In The Valley of Elah

Another film about the current Iraq conflict, this one based on a true story of a father, ex Military MP, who sets out to investigate the circumstances surround his son’s status as AWOL. Through this crime thriller motif we are introduced to many compelling themes regarding the military code of ethics and brotherhood, the changing […]


Redacted is DePalma’s oblique take on the Iraq war, fictionalizing the events surrounding the rape of a 15 year old girl by a group of American Marines. The film takes a fairly unique stylistic direction, using shaky handicam “diary” footage mixed with news reports, a French documentary, security cam and YouTube clips to provide multiple […]

Eastern Promises

Coming after last year’s sublime A History of Violence, Cronenberg’s second pairing with Viggo Mortensen comes complete with very high expectations. It starts very well, and we’re immediately drawn into this world of dead pregnant teens, the Russian mob, the hermeneutics of tattoos and the archetypal disappointment of a father with his son. There’s a […]

Glory to the Filmmaker

You’ll ask yourself throughout much of the running time of Glory to the Filmmaker, “What in the hell is this thing about?” We get to experience dancing aliens, asteroid impacts, duck puppets and submarines, all products from the shattered brain of “Beat” Takeshi. Roughly, this is a post-modernist take on the filmmaker’s own impotence, his […]

Ex Drummer

Ex Drummer is a mess of a film, a tawdry, bizarre tale that has enough visual style to set it apart, barely, from being a complete waste of several hours of your life. A band of misfits get together and find a drummer to put together a musical group. Infants die, fat women have their […]

My Winnipeg

Glorious, sublime, the film Maddin was literally born to direct. Sure, he’s toyed with the form before, presenting films that look like they’re from some lost vault of early 20th century cinema, but with My Winnipeg he finally has a subject to tie all of the loose threads together, his hometown. Part documentary, part autobiography, […]

The Assassination of Jesse James by the Coward Robert Ford

First thing you need to know going in, this is not some fast paced shoot-em-up. The euphemism “deliberately paced” may be used, as this film is epic while remaining entirely intimate. Eschewing the usual grand scope, this is a character piece through and through, examining in great detail the many facets of the “real” Jesse […]

They Wait

Broadly, this is a tale of ghosts, ghouls and bone collectors, set in Vancouver’s Chinatown. The film begins with three men hunting for bear somewhere in the Pacific Northwest, when suddenly the spooky black smoke out of Lost claims its first victim. Cut to Singapore (or was it Shanghai? No matter, it’s clearly just an […]


Juno presents many a cliché – a tale of unplanned teen pregnancy and the choices it brings forth, the awkwardness of fitting in and falling in love, the dynamics of young and older relationships – all a bit of a mess in less sure hands. It may not be perfect, but it’s a hell of […]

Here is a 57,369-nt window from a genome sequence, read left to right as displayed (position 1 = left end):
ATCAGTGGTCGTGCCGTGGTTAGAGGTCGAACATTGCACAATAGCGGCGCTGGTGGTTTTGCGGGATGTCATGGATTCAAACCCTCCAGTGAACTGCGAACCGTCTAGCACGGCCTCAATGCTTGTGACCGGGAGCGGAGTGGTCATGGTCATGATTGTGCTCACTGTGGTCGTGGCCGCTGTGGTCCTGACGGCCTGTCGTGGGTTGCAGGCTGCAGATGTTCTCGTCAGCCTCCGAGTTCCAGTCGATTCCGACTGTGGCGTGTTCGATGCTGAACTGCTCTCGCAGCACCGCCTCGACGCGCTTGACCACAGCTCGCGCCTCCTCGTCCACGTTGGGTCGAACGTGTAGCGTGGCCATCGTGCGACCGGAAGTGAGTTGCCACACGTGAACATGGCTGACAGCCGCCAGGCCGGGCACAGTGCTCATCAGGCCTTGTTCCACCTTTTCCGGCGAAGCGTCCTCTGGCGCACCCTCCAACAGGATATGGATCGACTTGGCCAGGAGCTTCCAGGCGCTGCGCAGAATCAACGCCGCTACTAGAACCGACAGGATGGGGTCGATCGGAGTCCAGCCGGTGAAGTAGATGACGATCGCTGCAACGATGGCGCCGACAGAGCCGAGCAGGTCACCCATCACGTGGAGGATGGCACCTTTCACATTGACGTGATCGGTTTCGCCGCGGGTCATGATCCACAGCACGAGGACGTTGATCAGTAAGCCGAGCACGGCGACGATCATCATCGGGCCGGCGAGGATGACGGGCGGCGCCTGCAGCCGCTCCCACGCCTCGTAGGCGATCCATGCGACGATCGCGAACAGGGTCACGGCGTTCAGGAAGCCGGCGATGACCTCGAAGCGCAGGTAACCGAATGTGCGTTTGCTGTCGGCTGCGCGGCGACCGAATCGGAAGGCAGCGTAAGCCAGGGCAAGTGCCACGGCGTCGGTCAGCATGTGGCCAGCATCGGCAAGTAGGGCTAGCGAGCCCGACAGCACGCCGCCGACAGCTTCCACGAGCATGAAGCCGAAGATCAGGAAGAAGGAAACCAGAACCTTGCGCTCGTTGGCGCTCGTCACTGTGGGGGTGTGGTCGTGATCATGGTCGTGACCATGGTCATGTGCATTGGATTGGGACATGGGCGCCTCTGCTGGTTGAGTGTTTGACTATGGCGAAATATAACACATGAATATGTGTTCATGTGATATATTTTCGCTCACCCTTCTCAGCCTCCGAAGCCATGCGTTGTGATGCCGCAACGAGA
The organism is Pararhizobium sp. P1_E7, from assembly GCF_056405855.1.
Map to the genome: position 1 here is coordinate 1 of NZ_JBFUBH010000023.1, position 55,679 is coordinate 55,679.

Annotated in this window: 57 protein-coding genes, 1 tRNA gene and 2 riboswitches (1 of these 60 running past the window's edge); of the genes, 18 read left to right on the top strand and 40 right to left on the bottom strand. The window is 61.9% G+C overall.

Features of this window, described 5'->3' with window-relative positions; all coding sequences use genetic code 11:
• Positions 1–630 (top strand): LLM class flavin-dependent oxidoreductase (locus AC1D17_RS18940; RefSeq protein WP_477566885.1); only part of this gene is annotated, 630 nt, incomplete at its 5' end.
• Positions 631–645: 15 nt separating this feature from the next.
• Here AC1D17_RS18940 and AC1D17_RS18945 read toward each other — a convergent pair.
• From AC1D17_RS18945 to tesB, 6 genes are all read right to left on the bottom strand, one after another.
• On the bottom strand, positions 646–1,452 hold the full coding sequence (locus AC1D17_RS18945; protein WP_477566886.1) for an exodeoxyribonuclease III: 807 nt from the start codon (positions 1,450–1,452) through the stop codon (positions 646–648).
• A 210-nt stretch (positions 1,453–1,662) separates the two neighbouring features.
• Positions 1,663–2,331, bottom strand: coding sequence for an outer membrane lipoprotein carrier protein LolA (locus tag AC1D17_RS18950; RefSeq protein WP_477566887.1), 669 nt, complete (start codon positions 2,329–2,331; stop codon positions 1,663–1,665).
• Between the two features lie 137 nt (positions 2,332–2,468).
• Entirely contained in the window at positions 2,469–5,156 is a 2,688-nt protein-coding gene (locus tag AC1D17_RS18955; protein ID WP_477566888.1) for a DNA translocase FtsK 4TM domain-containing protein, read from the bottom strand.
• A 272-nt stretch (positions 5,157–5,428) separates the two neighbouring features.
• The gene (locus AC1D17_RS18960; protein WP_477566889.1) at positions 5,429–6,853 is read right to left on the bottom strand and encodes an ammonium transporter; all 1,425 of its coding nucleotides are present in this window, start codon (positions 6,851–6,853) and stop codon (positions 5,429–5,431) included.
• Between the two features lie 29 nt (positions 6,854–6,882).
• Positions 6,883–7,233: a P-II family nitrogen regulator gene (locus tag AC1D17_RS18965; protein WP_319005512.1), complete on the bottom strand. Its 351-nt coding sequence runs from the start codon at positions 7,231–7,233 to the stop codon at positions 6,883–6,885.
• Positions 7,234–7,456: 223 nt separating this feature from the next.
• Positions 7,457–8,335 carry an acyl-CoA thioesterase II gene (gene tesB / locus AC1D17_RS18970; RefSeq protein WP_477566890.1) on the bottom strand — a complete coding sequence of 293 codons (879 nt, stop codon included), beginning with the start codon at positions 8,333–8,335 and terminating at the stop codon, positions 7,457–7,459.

No Country For Old Men

The best kind of festival film, the one that many hours and many films later you’re still thinking about, finding new things to love about it. This is a film that pulls no punches – it’s brutal, violent and at times perverse. It is almost sadistic in how it removes all sense of catharsis from […]

Diaries – 2007

Day 1 A fairly conservative day, with big Hollywood flicks to kick off the fun. They’ve rejigged the way that press and industry screenings work, making it far more challenging to attend films with a paying audience. Other than a few first day bumps and some very long lineups, everything went reasonably smoothly. Alas, Midnight […]

The Mother of Tears

Take a dash of porn acting, add some “After School Special” plotting and excruciating exposition, and coat with about 10 minutes of styilin’ old school gore and you have the mess that you’d expect from the latest Argento oeuvre. The “story” is the third part of the “Mamma” trilogy (as Dario described it), this time […]

Michael Clayton

I must admit I’m getting pretty tired of the intro conflict/flashback to show the setup/conclusion through flashfoward structure that many films and TV shows are making use of (seeing this right after Lust, Caution didn’t help either). Clooney, excellent as always, plays a “fixer” for a high powered law firm, someone who cleans up the […]

Lust, Caution

Ang Lee’s latest is certainly his most “foreign” film, more so than his other non-English films like Crouching Tiger, un-appologetically demanding a sensitivity to Shanghaisese culture during the Japanese occupation. I must admit to feeling a bit lost with much of the characterization early on the film being drawn out of subtle Mahjong plays, and […]

The Brave One

The television commercials make this look like some Jodi Foster as Batwoman, kicking ass and taking names as a rabid vigilante out for justice in the modern Gotham of New York. In fact, the film starts out quite quietly, with Jodi as a radio jock doing a “sounds of the city” schtick, referencing the crumbling […]